ARAM Testbed (Integration of Direct Broadcast Satellites into the Digital Battlefield Using Low Earth Orbit Satellites): The aim of this project is to design, develop and integrate the Adaptive Resource Allocation and Management (ARAM) system within the use of a Digital Battlefield Broadcast System. We designed, developed, tested and optimized the ARAM software, and resolved the quality of service (QoS) problems within the network.

RCML (Reduced Complexity Maximum Likelihood Algorithm): In order to reduce the complexity of the optimum multiuser detection, in this project we investigate a Reduced Complexity Maximum Likelihood (RCML) algorithm that includes a set of novel certain boundary rules and characteristics. We are currently working on devising a suboptimum detector based on the RCML algorithm.

REPAS (Remote Protocols and Applications Laboratory): In this project, we designed and developed the Remote Protocols and Security (REPAS) Laboratory to fill a critical gap in today’s university operated computer facilities. REPAS Lab offers the proper and stimulating environment to allow students and researchers to do their work with as much ease and confidence as online banking. We are currently investigating the wireless connection mechanism of the REPAS Lab for provisioning a reliable e-learning environment.

Mil-Chat Software (Design and development of a new hash based instant messenger): In this project, we design and develop a new secure-chat system for nodes operating with hierarchy. In the proposed Mil-Chat system, we first follow existing AES (Advanced Encryption Standard) block encryption standard and a new key distribution algorithm. Performance measures and analysis will be investigated. Additionally, the testbed will be used to study and support ongoing researches on “secure-chat” and “security in the next generation satellite networks.”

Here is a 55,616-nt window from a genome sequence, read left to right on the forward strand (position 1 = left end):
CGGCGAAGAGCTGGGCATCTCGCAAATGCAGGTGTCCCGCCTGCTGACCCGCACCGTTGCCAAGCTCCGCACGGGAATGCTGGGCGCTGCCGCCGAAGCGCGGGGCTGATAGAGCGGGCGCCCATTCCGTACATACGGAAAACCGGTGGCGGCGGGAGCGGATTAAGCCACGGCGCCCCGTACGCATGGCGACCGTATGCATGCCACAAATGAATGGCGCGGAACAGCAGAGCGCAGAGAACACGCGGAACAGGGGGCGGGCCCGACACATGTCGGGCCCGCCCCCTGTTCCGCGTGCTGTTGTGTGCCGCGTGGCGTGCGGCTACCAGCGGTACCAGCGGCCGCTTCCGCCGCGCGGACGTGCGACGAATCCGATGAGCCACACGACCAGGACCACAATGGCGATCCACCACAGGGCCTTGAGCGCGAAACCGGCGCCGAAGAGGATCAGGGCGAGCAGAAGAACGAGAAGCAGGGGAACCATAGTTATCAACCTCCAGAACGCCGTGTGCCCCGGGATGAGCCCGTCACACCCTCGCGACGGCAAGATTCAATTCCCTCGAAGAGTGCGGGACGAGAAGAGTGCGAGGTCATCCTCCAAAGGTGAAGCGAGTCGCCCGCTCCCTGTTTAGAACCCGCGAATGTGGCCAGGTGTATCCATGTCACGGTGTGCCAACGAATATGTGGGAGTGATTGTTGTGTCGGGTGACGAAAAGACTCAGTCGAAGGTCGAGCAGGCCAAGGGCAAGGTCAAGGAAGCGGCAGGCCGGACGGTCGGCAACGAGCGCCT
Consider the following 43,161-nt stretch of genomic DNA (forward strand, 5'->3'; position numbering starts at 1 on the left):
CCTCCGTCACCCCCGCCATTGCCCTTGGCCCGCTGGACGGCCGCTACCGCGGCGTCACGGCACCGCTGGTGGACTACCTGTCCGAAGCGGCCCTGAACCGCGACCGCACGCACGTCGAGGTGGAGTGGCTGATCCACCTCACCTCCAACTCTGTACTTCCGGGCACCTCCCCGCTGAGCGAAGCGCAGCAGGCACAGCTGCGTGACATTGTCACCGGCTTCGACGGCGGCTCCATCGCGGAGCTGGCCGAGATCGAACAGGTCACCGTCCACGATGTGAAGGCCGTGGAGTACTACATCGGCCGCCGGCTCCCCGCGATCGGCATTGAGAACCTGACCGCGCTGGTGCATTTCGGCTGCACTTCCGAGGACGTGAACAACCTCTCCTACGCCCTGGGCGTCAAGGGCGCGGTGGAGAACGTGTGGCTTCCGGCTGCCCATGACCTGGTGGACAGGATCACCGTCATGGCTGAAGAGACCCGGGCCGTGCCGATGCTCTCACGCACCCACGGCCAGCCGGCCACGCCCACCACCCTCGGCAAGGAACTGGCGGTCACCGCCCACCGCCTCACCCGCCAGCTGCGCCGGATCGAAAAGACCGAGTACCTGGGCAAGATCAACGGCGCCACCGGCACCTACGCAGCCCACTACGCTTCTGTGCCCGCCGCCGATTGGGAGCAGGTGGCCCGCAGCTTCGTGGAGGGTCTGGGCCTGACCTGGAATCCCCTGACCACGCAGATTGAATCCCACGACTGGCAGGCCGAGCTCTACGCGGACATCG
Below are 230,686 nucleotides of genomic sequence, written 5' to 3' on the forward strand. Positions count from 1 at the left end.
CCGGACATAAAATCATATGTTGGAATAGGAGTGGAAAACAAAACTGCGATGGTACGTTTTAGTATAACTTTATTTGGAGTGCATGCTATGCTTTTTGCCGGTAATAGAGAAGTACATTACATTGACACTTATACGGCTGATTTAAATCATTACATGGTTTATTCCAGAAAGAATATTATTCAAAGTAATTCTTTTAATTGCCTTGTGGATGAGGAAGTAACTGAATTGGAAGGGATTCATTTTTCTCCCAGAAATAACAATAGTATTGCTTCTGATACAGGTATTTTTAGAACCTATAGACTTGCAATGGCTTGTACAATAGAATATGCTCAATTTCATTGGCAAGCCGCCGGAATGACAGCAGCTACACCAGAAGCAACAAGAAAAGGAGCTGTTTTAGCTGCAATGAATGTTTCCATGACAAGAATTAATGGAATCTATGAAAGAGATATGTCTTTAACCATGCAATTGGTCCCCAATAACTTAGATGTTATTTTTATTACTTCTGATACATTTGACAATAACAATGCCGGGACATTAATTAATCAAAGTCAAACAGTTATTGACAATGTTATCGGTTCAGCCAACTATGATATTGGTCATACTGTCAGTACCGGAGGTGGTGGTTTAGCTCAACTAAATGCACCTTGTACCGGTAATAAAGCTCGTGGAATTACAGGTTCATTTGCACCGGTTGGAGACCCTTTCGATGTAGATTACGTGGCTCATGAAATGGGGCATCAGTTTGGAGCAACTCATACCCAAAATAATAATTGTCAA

Commitment Protocols: This project studies methods to specify and execute multiagent protocols flexibly. To achieve this, the actions in the protocols were given a meaning based on the commitments of participants to one another. Creation and manipulation of the commitments represent the execution of a protocol. Using such representations, this project showed how different protocols can be enhanced by automatically generating alternative protocol runs.

SEE-GRID (South Eastern European GRid-enabled e Infrastructure Development) is a European Commission 6 th Framework Programme Specific Support Action project and it has started in May 2004. The project leader is GRNET, Greece and participants are CERN, Switzerland and national representative organizations from Turkey, Bulgaria, Romania, Hungary, Albania, Bosnia-Herzegovina, FYR of Macedonia, Serbia-Montenegro and Croatia. Turkish representative organization is TUBITAK-ULAKBIM, Bogazici University, Istanbul Technical University and Bilkent University act as third parties to carry out the actual work. NETLAB carries out all work on behalf of Bogazici University, lead by Prof. M. Ufuk Caglayan. The project aims to assist the participation of the consortium states in the pan-European and worldwide Grid initiatives by establishing a seamless and interoperable pilot-Grid infrastructure, that will enable migration and testing of Grid middleware components, deployment, adaptation and testing of Grid applications, integration of available pilot resource centers and promotion of awareness in the region regarding Grid developments, thereby easing the digital divide.

OPNET Supported Projects: NETLAB is sponsored by the University Programs offered by OPNET. Several research projects are carried out by using the OPNET simulator. These projects are:

  • Quality of Service Provisioning in Wireless Multimedia Sensor Networks
  • Ad Hoc Multicasting in Mobile Multimedia Networks
  • Energy Saving Through Load Balancing in Wireless Sensor Networks
  • Quantifying Energy Saving Using Multi-Hop Links in Wireless Sensor Networks
  • Large Scale Multiple Sink Wireless Sensor Network Design
  • Routing in a LEO Network Using Min Flow Max Residual Path in a Routing Set

Other Funded Research and Development Projects